Curiously, the spicy meat and potato stew is accompanied by a sweet rice pulao called Keshri Bhaat. This recipe is more strikingly similar to a Muslim style Zarda Pulao than its Maharashtrian cousin ‘Naarali Bhaat’.


Ingredients 

1 cup fragrant long grained rice (basmati)

2 and ½ cups full fat milk

1 cup grain sugar

1 tbsp desi ghee

2 Cloves, a stick of Cinnamon and 2 Cardamoms

A generous pinch of saffron 

½ tsp of cardamom and nutmeg powders

Raisins and Chopped Nuts to garnish

Method 

Heat ghee in a nonstick pan and add the whole spices. Splutter for a minute.


Add washed and drained basmati and tip into the ghee. Sauté on a slow flame for 3-4 minutes.


Simultaneously, add saffron to the milk and bring it to a boil


Add the boiling milk to the rice, cover and cook on a low flame till the rice is done. You may want to give it an occasional stir to ensure it’s not sticking to the bottom.


Once the rice is cooked and is soft and fluffy, add the sugar and let it melt on a low flame. Cover and cook till all the moisture is completely absorbed in the rice.


Add the nutmeg and cardamom along with chopped nuts / raisins as desired.


Cook further till the cooked rice looks nice and glossy! 

Serve with a spicy mutton curry – or if you think that’s too radical, have it as dessert. You may want to make this more of a calorie bomb by crushing a couple of malai pedas over the rice while it’s still hot and watch them melt into little fatty puddles of goodness into the sticky rice!

Dudhi Halwa Shingdya

 Dudhi halwyachya shingdya are a unique Diwali treat. 

Bottle gourd halwa stuffed into a laminated pastry casing (like flaky / puff pastry) and baked to crisp golden perfection.

Don’t let the baked exterior deceive you. These calorie bombs are made of refined flour with loads of ghee and sugar.

They’re definitely worth the trouble as an annual indulgence though!


For Dudhi Halwa

Dudhi – ½ kg (grated)

Milk – ½ cup

Khoya – 150 gms 

Sugar – 150 gms 

Ghee – 1 tbsp

Nutmeg, cardamom (a pinch each)

In a nonstick pan, add grated dudhi, milk and cook covered till soft. 

Dry off all residual liquid and add sugar

Dry completely and add a tbsp of ghee

Once cooled, add khoya, cardamom and nutmeg powders. Add chopped nuts of your choice (optional)


For the saatha

Cream the ghee till light and fluffy and keep adding cornstarch a little at a time till it becomes a bit stiff.

For the dough

Maida – 3 waati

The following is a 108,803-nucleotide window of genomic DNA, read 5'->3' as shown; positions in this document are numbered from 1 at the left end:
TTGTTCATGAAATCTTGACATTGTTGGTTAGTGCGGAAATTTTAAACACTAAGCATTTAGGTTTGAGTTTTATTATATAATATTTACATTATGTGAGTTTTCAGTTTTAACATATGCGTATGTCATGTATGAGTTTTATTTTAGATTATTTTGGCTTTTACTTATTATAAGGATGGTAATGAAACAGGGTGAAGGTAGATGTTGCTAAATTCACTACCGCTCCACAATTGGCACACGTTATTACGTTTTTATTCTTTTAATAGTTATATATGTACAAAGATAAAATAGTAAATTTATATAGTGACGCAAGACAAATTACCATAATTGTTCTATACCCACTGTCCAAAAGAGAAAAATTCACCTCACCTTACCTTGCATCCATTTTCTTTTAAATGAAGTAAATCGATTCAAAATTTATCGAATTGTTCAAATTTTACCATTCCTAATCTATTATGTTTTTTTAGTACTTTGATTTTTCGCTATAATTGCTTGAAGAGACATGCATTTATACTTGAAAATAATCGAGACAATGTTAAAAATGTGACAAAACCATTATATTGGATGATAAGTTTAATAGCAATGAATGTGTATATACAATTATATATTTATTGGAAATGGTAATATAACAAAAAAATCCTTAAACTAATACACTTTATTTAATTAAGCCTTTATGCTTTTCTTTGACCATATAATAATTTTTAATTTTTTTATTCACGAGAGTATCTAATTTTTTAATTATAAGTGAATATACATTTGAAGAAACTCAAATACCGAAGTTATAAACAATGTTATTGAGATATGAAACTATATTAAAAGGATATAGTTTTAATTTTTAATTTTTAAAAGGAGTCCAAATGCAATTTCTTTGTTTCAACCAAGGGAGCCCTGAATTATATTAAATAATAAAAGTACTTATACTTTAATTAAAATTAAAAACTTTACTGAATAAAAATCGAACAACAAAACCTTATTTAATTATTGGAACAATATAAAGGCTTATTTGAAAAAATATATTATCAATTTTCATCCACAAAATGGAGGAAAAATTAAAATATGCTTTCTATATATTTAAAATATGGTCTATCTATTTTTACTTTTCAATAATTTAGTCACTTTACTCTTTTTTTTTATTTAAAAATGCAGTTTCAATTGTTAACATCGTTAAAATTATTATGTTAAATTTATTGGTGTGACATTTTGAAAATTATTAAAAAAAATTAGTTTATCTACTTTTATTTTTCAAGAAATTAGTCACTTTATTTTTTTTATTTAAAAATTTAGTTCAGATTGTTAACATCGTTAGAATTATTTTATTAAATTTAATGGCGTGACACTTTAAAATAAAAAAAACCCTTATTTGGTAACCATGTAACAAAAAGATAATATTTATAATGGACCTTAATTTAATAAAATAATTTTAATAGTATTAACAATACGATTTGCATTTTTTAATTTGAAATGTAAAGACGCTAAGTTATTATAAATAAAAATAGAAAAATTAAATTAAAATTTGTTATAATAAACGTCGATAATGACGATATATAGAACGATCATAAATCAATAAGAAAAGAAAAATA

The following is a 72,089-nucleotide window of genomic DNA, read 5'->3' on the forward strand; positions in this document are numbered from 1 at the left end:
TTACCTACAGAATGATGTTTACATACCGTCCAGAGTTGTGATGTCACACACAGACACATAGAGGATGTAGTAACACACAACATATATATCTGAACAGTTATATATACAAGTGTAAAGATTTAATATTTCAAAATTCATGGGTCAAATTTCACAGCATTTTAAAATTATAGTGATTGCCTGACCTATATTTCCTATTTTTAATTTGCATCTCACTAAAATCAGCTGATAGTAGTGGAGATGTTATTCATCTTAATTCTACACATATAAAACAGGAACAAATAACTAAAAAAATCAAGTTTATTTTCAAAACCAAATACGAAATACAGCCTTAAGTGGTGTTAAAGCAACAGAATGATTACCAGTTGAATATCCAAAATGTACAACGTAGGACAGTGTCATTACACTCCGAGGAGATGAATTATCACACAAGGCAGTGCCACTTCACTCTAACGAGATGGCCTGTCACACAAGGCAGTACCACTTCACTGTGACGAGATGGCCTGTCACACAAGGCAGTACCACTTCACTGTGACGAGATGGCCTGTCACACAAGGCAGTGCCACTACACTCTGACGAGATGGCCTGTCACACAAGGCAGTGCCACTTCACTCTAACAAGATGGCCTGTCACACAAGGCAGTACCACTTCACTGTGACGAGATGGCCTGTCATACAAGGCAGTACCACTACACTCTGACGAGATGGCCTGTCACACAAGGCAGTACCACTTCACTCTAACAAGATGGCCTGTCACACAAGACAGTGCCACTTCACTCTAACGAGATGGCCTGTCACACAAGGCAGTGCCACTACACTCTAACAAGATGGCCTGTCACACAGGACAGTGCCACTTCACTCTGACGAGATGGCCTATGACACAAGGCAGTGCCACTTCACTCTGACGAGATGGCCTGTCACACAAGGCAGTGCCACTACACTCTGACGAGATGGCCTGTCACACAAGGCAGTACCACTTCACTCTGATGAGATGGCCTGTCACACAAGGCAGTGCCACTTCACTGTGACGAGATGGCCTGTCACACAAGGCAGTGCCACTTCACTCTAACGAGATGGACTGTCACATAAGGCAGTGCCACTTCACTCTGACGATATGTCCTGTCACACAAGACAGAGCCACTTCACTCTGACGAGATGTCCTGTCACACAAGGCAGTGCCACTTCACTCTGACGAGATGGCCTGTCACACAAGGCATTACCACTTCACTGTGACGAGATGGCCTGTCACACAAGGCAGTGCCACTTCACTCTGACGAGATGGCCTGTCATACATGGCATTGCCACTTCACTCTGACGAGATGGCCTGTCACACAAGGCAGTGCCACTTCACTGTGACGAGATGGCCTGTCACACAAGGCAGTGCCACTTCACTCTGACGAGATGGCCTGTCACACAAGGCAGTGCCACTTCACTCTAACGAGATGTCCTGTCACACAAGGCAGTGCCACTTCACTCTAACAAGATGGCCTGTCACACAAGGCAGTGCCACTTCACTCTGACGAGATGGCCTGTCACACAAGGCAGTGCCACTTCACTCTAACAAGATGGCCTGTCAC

Barik Rawa – 6 tbsp

Ghee (melted) – 4 tbsp

Salt – 1 pinch

Baking Powder – ½ tsp

Milk – as required for kneading 

Knead well to a stiff dough using milk. Make sure you add a little at a time to achieve a puri like dough – make sure the dough is really stiff. Leave this overnight and make your shingdya the next morning.

Make even sized dough balls (the size you would for a large paratha) in multiples of 3 (3 waatis of maida should yield 6 dough balls)

Roll out each dough ball to a thickish chapati.

Apply a thin layer of the saatha on top of each roti ( like you would apply chutney on a sandwich) and stick the 3 chapatis together.

Now pat these together to remove any air bubbles and fold them into a tight roll (like a Kathi roll).
Stretch this slightly and refrigerate for ½ hour.
Cut the roll into small pieces like pinwheels and refrigerate again for 10 minutes 
Roll these out using a little maida (not too thin as the pastry may tear)
Put in a tsp of filling (Parbhi shingdya traditionally have dudhi halwa as filling – but standard coconut filling also works).
Shape into karanjis and pinch-fold to seal (what you would refer to as murad and we parbhus call birwan).

Brush a little milk on top and bake at 200/220 ℃ for around 20 mins.

The recipe is not very simple and needs a lot of patience.
But trust me the end result is totally worth the effort and much more!

Pathare Prabhu Pav with homemade wild yeast aka khameer 


There are many traditional Indian recipes which call for the use of ‘khameer’ – the wild yeast starter used to leaven Indian bread.

Pathare Prabhus too have a unique wild yeast sourdough summer recipe and the peculiarity of this ‘bread’ is that it’s  typically paired with aam-ras!

The summer after we got married, my wife and I were invited to a ceremonial dinner at a relative’s residence in South Mumbai.

On our arrival I immediately sensed the aroma of the baking sourdough – which my wife attributed to their humid stuffy kitchen and probably some food gone rancid in their bin!

Imagine her shock when I revealed that the smell which she found offensive was actually from the prep of an integral part of our dinner that evening!

The hot humid Mumbai summer offers near perfect conditions to cultivate this yeast and is equally conducive to the fermentation process so critical to get the right texture of these leavened breads.

The yeast starter and the resultant product have a unique aroma – unless you’re familiar with the smell, it will certainly strike you as strange and maybe even unpleasant (like overly sour buttermilk or the aroma while making homemade ghee).


Making the starter – 

Take 2 fistfuls (½ cup) chana dal in a container with a narrow mouth (कळशी).

Add the peel of a potato, a pinch of soda. Put this container into a dabba with a lid that shuts tightly.

Fill the inner container with a lukewarm mix of milk and water upto it’s neck. (equal proportions – 1 cup each) Shut the dabba and leave it undisturbed for at least 10-12 hours in a warm place. (Preferably overnight).